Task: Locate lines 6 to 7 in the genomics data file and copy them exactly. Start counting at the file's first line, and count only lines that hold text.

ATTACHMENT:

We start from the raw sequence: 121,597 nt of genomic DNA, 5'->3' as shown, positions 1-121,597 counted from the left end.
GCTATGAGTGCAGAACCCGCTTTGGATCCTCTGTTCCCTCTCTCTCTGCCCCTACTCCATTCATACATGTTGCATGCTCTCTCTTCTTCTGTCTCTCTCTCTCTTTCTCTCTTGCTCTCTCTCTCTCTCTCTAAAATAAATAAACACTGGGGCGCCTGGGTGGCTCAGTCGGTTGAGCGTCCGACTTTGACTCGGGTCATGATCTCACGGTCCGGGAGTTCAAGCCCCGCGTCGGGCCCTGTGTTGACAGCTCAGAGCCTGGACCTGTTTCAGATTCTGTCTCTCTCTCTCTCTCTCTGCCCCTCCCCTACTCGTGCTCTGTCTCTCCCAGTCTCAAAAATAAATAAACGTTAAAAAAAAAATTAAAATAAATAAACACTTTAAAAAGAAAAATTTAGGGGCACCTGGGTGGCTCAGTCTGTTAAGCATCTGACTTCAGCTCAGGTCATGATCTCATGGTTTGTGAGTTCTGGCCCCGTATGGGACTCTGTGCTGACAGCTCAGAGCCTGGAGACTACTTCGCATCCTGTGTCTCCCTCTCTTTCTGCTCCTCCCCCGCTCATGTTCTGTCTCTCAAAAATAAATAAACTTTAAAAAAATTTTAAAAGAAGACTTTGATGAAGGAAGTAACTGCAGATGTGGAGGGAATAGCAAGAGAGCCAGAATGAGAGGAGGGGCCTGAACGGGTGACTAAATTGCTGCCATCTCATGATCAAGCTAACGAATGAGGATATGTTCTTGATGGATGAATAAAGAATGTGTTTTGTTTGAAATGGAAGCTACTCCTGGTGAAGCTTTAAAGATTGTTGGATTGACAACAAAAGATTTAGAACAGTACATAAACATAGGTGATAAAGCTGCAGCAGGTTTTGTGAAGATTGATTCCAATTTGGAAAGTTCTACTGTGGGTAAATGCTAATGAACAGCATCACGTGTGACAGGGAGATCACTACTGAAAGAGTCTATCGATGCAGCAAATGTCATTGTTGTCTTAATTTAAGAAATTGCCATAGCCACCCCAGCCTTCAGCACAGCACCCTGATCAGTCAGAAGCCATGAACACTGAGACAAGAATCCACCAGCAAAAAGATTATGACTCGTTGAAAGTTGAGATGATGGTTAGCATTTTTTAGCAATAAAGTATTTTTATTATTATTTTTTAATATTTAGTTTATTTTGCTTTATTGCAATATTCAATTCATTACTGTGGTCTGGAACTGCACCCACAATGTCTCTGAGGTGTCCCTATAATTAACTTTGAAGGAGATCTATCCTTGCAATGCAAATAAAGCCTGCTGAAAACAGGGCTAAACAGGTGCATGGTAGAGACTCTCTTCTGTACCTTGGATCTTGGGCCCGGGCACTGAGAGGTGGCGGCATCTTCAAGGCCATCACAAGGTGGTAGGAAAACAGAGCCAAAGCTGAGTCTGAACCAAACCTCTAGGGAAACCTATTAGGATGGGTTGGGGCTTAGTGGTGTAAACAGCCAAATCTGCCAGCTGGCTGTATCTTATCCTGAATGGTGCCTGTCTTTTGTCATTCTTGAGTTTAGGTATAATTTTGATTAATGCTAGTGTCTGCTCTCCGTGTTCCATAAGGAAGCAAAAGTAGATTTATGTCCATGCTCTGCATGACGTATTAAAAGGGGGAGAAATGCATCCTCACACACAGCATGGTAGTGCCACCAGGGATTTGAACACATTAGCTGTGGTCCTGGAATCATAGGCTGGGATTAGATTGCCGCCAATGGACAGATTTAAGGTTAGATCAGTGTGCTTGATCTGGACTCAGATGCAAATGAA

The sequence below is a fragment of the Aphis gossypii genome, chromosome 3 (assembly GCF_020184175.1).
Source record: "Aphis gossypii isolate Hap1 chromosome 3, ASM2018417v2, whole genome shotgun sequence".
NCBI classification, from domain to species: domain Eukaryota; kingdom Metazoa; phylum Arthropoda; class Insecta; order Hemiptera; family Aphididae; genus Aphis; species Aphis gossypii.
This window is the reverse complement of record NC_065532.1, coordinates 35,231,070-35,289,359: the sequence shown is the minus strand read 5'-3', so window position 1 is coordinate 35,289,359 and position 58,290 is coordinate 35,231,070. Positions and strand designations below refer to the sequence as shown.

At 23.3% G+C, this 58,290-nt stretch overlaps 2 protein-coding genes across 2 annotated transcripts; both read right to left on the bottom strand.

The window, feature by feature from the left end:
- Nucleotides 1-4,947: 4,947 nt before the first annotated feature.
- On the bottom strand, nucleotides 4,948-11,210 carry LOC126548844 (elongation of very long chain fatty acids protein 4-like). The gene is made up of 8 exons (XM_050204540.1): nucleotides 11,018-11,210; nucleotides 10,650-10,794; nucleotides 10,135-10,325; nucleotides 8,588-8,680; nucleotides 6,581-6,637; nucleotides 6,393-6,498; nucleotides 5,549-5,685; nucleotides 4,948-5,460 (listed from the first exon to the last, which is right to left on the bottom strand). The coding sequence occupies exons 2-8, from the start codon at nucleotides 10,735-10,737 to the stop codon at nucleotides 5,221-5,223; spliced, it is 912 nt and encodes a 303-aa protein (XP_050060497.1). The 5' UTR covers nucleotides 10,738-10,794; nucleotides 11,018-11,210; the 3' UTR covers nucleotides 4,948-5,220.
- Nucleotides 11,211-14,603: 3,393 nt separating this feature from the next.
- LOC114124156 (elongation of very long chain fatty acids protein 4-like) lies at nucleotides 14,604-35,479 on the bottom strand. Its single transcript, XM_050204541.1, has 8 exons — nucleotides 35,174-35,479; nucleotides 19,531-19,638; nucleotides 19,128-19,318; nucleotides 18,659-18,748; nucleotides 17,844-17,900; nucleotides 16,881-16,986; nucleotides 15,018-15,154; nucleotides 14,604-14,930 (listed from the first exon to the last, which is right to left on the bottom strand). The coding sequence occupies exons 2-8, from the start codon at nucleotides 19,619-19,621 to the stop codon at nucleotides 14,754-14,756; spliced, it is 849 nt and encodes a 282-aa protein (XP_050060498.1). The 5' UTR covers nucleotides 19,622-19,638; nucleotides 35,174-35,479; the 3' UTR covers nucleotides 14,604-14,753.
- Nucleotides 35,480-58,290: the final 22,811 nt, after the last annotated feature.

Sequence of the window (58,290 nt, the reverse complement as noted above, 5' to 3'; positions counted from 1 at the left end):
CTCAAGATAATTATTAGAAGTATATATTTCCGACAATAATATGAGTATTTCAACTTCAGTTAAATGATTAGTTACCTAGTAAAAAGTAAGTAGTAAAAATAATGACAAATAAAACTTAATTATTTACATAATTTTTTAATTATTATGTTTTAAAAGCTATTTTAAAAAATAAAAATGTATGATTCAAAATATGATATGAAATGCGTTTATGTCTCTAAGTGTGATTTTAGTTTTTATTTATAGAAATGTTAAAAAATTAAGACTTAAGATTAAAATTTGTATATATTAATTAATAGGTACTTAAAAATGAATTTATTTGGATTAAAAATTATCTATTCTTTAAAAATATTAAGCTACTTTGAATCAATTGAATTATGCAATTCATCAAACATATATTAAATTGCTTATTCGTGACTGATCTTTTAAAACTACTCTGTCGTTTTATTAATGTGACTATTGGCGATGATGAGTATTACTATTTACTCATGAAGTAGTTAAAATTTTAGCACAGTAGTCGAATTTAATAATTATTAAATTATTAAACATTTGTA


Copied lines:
This window is the reverse complement of record NC_065532.1, coordinates 35,231,070-35,289,359: the sequence shown is the minus strand read 5'-3', so window position 1 is coordinate 35,289,359 and position 58,290 is coordinate 35,231,070. Positions and strand designations below refer to the sequence as shown.

At 23.3% G+C, this 58,290-nt stretch overlaps 2 protein-coding genes across 2 annotated transcripts; both read right to left on the bottom strand.